Your time to be a psychology researcher. Participate in projects, run your own experiments, collect data and report.
Understanding research: theory and method
An introduction to research methods. We'll focus on the big questions: What is research? What is positivism? How do I research? What about research ethics?

2nd Year

Quantitative research in psychology
A module to think about and do some quantitative research.
Developmental psychology
A module where we look at people in context, through a developmental lens from birth to end of life, and everything in between.
Social psychology in contexts
Leadership, social influences, group dynamics, styles, personality and identity all in one module!
Qualitative research in psychology
A module to think about and do some qualitative research.
Human cognition
The human mind is amazing, this module looks at aspects of cognition from attention and perception through to problem solving and decision making.
Industry experience: placement
Placement module, your time to take some placement experience and reflect on the psychological theories and practice at play.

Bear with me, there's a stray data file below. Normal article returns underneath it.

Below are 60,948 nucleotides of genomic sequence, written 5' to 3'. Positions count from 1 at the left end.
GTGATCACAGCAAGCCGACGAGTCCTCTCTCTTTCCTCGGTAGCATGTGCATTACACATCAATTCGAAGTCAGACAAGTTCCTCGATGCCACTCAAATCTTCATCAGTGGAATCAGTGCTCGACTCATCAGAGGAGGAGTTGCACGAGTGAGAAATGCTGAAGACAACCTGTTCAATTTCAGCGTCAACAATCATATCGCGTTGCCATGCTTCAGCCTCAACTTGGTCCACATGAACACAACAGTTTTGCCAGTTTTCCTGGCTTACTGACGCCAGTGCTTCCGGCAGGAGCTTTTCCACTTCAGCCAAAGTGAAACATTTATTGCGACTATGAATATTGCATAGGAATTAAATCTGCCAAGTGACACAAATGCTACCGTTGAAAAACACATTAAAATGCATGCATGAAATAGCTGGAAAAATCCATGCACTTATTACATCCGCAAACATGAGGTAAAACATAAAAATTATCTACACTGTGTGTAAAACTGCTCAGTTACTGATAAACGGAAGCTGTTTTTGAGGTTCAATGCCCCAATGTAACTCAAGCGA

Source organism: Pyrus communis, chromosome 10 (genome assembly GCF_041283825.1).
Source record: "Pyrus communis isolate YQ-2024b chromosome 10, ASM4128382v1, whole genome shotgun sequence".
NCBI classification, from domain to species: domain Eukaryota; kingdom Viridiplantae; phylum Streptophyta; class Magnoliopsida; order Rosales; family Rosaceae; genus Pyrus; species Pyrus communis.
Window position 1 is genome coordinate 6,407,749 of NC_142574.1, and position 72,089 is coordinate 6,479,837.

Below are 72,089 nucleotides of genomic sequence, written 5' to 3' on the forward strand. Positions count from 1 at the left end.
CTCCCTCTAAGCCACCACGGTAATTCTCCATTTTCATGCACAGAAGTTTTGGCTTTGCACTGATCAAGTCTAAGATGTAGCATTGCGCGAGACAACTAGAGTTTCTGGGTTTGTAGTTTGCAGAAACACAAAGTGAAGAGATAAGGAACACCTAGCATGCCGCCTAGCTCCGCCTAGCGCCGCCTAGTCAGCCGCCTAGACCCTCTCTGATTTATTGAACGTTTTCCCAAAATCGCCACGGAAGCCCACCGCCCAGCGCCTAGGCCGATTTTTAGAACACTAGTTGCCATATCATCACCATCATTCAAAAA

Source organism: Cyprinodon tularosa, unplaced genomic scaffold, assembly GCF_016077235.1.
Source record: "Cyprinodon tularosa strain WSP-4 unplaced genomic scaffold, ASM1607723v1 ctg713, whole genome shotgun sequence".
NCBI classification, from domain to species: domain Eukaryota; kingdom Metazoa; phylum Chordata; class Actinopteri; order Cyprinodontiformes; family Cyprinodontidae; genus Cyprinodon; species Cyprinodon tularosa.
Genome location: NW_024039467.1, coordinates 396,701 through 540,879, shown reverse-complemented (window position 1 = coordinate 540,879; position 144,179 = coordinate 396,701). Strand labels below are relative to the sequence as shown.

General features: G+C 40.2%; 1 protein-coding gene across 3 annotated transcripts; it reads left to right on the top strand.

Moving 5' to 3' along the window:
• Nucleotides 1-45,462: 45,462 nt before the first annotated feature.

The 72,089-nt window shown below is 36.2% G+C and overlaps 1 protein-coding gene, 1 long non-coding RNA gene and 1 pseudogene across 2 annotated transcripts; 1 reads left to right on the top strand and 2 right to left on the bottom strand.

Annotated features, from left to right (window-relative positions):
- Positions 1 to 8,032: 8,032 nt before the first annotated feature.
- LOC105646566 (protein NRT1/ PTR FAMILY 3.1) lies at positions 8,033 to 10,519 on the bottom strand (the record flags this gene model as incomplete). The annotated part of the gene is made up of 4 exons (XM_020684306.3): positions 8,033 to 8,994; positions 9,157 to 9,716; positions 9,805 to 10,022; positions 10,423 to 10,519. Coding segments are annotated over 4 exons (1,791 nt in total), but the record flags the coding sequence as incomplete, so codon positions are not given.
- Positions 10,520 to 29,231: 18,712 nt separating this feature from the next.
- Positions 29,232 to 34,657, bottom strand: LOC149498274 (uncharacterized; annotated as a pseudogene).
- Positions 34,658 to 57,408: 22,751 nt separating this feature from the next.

3rd Year

Contemporary issues in psychology*
You choose the topic and complete a critical lit review on an area of your choosing.
Childhood and adolescence in context*
In this module we look at cross-cultural developmental research, think critically about modern questions in developmental psychology and consider the nature and lived experiences of atypical development.
Mental health and young people*
We discuss the nature of mental health and wellness during childhood and adolescence.
Empirical project
Your time to shine! With support from the tutoring team, you'll design and write up your own piece of research and share it with your course mates at a final conference.
Community psychology*
A time to think about how we can use psychological theory to challenge social injustice, build resilient communities and empower the people within them.
Neuropsychology
Ever wondered about the cognitive underpinnings of problems relating to schizophrenia, brain injury or dementia? You'll understand the neuropsychology behind acquired disorders in adulthood.
Working with people
Time to put your social psychology knowledge to the test! You'll look at your own management and leadership styles and those of others. You'll work in a team and explore the social psychology of organisations.

Current students say...


Chantal Buxton

“I think this is a fantastic course and the psychology labs are a great place to study. I’ve developed on this course into a more confident person, and continue to grow in this relaxed and supportive environment.”


Kennidy Williams